We live in a world that is quite literally polarized by politics right now. Regardless of country of origin, most of us feel the tension that surrounds us at all times now, particularly here in the United States of America. This led to many tense moments through the holidays, and with the inauguration of our 45th president coming up, anxiety, fear, and anger seem to be at an all-time high. This type of high tension can truly take its toll on your mental health, and can make even the most mundane social gathering seem fraught with danger.
That said, it doesn’t have to be this way. If you have a social gathering coming up with mixed company, or find yourself embroiled in a political conversation, here are five tips to keeping things on the lighter side:
Listen – It might sound incredibly easy, but sometimes when we’re inundated with social media, news stories, and fearful commentary from all sides, it can cause us to shut down our ability to listen. Conversation can only happen when both sides are listening, so listen to the point of view of the other person. Even if you don’t agree, we can only come together if we can hear and respect what the other side is saying.
Ask questions – Why does that person feel that way? How has the political environment affected them? Why do they believe what they believe? Where did they get their information? Continue to get the facts. We can all stand to learn from each other.
Stick to the facts – When faced with misinformation, kindly point out the facts and then back it up with valid sources of news and information. Conjecture and fantasy rule the news right now, and it’s important to stick to what’s real. It also keeps the conversation from devolving into a personal screaming match, which leads to the next point…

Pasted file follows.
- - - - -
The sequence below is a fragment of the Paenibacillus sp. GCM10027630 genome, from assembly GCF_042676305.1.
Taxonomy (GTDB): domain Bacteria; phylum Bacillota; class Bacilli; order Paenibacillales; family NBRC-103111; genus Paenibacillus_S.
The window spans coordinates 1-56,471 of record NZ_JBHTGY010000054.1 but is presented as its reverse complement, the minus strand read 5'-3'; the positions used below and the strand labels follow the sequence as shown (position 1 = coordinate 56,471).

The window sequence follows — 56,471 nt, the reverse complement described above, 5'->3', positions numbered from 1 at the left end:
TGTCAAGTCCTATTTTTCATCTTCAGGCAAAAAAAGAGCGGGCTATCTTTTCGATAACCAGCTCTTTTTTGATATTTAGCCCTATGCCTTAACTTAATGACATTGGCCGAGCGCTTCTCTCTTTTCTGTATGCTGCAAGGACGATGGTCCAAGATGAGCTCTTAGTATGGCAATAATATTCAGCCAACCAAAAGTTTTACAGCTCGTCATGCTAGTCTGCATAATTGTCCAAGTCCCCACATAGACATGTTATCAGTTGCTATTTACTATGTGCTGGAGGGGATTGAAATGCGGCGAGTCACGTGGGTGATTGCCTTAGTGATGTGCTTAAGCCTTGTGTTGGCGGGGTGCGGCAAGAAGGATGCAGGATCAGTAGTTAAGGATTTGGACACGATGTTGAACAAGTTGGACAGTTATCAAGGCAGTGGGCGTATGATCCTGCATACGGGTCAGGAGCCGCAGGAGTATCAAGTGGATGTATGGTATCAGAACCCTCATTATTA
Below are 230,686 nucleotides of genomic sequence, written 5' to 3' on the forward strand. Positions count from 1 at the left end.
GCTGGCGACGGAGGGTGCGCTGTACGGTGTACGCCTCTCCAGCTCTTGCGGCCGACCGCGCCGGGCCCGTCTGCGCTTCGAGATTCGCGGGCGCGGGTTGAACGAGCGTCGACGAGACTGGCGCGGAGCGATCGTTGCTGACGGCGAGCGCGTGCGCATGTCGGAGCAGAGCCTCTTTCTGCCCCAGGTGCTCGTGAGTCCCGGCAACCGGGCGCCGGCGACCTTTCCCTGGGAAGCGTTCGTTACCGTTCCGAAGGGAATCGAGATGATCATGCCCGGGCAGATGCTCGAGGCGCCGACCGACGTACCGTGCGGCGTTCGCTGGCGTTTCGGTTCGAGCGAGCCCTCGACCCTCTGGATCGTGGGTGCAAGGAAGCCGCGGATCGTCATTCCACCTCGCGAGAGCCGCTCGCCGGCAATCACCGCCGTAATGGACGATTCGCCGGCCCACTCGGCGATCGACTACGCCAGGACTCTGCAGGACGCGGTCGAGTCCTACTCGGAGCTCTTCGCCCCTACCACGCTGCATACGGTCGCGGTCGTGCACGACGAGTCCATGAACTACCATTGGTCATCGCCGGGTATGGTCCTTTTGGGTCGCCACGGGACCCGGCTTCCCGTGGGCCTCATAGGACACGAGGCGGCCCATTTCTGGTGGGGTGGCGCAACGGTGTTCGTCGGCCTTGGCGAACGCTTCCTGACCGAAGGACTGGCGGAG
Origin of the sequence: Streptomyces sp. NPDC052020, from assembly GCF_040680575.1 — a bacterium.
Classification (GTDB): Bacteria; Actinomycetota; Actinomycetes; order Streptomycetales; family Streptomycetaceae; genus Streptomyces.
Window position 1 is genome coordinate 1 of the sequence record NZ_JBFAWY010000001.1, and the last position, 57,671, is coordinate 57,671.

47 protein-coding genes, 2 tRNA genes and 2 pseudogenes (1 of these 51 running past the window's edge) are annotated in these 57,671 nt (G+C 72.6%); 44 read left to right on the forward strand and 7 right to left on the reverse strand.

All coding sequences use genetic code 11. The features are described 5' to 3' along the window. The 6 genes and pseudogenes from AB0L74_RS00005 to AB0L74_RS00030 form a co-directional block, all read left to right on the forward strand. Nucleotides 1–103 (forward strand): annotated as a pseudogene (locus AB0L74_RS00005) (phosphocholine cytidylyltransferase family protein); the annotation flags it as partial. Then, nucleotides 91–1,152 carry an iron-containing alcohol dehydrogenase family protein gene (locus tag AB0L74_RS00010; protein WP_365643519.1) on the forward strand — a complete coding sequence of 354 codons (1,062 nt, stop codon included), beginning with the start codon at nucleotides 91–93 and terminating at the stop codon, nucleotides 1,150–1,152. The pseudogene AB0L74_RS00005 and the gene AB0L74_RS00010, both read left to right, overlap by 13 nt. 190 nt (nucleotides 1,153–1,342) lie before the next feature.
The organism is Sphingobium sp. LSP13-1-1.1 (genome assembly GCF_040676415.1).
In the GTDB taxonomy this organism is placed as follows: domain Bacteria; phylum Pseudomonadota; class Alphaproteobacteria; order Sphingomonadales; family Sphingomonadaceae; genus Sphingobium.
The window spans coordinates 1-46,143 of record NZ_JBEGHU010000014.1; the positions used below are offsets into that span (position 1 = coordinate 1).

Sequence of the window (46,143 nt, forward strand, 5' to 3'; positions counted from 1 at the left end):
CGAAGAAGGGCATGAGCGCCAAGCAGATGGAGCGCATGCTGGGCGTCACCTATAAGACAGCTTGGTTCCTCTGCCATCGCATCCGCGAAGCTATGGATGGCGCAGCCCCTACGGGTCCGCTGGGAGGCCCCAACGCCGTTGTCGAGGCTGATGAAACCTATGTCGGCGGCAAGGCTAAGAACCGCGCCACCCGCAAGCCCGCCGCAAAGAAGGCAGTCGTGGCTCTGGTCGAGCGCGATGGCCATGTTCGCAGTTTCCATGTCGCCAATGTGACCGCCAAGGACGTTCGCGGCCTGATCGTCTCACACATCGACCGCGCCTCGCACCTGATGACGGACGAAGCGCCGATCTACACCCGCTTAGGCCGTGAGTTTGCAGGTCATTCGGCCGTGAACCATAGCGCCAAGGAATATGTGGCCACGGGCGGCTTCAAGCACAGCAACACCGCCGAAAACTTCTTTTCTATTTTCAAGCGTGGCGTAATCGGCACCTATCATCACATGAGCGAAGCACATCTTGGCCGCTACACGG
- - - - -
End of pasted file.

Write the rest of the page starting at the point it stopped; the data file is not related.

Keep it respectful – At times, you might have to agree to disagree, and you have the right to ask the other party to respect your opinion. This is incredibly important for family members, coworkers, and pretty much all members of society. We must all evolve above name calling, racial slurs, and other hate speech.
Remove yourself from any danger – If you start feeling attacked, you always have the right to exit the situation immediately. Your personal, physical, and mental health are too important.
Remember, your health is very important, and so are your rights to live happy, joyous, and free. If we can come together and start peacefully mending our miscommunication, we all win, but realize those steps might be slow to come. In the meantime, take care of yourself and each other. We will arrive at a more peaceful day at some point, and we will get there together a day at a time, with a little hope and a lot of grace.